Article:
At thirty, man suspects himself a fool;
Knows it at forty, and reforms his plan;
At fifty chides his infamous delay,
Pushes his prudent purpose to resolve;
In all the magnanimity of thought
Resolves, and re-resolves; then dies the same
Edward Young (1683-1765) Night Thoughts
More than 300 years ago a wise poet wrote these salutary words about the folly of making resolutions; we make resolutions – sincere, heartfelt, determined, and now, as more than 300 years before, and since, we ignore them, excuse them, rationalize them away, and … then we die. So why are we so drawn to making New Year resolutions, and so equally adroit at letting them slide?
For one thing, it’s nothing new. For another, neither the making nor the ignoring have helped or harmed the world. It seems to be in our nature to make and ignore resolutions, but what part of our nature?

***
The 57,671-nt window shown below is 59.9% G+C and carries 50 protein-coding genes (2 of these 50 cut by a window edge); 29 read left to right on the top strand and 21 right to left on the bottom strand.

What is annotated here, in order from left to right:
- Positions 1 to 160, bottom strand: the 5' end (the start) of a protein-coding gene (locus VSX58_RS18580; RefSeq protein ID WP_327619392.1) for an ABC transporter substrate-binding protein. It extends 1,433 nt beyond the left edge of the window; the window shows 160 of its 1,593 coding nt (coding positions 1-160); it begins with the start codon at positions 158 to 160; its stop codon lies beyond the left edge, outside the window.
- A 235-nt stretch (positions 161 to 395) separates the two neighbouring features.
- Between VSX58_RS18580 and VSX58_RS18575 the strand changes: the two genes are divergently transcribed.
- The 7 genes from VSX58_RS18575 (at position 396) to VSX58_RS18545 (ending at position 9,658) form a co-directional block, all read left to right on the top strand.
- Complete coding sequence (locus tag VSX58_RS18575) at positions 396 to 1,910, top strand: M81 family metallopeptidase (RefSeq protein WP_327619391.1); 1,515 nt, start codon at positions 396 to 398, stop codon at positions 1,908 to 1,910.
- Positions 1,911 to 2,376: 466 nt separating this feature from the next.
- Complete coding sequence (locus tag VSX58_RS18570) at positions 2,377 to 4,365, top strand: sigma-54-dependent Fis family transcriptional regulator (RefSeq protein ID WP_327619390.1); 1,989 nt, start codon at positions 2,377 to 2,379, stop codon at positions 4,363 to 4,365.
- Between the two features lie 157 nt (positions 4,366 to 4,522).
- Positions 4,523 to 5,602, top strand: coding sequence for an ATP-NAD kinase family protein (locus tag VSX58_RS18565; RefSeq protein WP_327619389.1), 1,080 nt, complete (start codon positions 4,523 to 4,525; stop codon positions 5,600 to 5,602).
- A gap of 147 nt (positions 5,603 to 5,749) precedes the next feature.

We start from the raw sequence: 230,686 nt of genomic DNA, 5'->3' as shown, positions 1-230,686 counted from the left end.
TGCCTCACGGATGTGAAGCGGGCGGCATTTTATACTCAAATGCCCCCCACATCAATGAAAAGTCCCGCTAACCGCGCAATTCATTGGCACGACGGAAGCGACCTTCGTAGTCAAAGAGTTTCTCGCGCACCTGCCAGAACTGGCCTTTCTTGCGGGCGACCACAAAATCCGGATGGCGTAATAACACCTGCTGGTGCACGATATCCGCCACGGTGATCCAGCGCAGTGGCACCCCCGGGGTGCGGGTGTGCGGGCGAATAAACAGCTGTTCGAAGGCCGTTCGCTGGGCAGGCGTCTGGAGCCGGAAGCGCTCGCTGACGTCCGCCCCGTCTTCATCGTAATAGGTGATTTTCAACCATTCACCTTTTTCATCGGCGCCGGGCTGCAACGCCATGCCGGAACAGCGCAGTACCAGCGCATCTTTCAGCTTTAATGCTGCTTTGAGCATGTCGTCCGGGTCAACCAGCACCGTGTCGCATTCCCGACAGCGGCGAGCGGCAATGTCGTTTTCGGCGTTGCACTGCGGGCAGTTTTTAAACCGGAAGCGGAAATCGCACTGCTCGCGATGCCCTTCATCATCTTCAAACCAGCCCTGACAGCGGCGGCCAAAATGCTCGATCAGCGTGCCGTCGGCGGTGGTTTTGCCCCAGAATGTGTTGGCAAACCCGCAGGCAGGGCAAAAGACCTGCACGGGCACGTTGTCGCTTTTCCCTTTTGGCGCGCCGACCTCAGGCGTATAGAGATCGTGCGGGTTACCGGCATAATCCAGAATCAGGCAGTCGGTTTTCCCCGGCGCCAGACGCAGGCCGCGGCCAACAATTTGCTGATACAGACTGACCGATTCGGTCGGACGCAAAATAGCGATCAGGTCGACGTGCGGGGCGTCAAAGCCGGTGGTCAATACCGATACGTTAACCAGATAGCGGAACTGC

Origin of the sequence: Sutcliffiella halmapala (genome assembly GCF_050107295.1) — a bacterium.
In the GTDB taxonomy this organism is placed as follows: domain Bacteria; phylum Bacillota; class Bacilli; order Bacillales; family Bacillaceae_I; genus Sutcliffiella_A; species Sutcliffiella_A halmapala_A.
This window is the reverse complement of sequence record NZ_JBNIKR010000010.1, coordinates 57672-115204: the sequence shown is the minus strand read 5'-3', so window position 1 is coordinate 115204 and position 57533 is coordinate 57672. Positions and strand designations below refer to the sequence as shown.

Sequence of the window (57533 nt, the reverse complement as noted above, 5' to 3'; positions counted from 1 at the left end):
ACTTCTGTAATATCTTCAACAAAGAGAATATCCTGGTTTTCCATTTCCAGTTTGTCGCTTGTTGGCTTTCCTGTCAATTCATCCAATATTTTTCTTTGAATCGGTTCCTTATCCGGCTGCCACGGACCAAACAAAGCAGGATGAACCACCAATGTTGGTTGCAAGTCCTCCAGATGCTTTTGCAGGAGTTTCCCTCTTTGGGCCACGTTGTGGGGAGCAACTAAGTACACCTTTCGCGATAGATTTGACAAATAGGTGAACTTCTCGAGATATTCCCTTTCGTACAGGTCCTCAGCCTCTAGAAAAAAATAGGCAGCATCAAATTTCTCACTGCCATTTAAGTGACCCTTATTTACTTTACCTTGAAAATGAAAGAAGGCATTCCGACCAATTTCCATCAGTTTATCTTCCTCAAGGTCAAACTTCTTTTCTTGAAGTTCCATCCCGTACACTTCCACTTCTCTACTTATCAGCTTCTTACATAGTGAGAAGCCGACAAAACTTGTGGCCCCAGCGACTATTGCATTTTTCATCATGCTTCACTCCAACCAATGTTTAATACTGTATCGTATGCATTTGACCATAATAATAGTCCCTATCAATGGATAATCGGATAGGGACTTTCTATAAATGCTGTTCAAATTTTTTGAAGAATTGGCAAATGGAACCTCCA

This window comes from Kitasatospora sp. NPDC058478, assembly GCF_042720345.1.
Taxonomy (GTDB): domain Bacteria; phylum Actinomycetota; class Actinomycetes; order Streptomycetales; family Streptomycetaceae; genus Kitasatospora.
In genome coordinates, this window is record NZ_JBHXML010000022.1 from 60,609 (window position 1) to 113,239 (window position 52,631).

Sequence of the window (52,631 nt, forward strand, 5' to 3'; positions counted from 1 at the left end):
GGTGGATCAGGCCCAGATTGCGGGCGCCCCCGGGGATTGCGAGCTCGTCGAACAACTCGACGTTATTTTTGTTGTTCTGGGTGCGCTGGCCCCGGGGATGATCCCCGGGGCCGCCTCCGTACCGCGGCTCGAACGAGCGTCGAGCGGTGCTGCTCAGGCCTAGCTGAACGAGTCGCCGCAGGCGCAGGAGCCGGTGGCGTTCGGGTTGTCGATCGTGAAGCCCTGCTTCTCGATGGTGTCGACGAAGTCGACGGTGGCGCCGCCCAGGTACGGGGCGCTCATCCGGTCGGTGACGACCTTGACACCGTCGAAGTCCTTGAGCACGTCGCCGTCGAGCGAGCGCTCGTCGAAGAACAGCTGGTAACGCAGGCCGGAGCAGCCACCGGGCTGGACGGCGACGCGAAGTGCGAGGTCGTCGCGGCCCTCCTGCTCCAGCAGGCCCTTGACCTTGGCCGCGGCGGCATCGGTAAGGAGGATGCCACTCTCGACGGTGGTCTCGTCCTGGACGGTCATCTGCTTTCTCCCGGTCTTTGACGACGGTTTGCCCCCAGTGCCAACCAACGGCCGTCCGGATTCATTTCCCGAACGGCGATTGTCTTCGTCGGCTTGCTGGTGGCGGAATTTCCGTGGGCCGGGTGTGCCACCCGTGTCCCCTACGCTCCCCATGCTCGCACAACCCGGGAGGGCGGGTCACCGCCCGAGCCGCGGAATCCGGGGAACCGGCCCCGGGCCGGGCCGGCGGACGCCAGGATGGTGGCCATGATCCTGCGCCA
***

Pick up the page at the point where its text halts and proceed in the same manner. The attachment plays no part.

I would venture that it is the part of us that wants to be better for others, the part that wants others to notice, recognize, and value us; it is our narcissistic side that pushes us to make them to shore up our self-worth; and it is our rational side that glimpses the truth that regardless of what we weigh, how little or how much our bellies drip over our belts, how often or seldom we exercise, curb our temper or other such things, no-one really cares, since everyone else is too busy worrying about how much we notice them. So we are able to set aside our well-intentioned auto-promises and get on with the business of living as best we know how.
Does this mean that we should not make resolutions in case we don’t keep them, or that we should only make them if we intend to keep them, or that we should make them and ensure we keep them? or that we shouldn’t take ourselves or our resolutions too seriously? Here’s a thought: how about taking seriously only your resolutions to have a positive impact on others?
What do you think?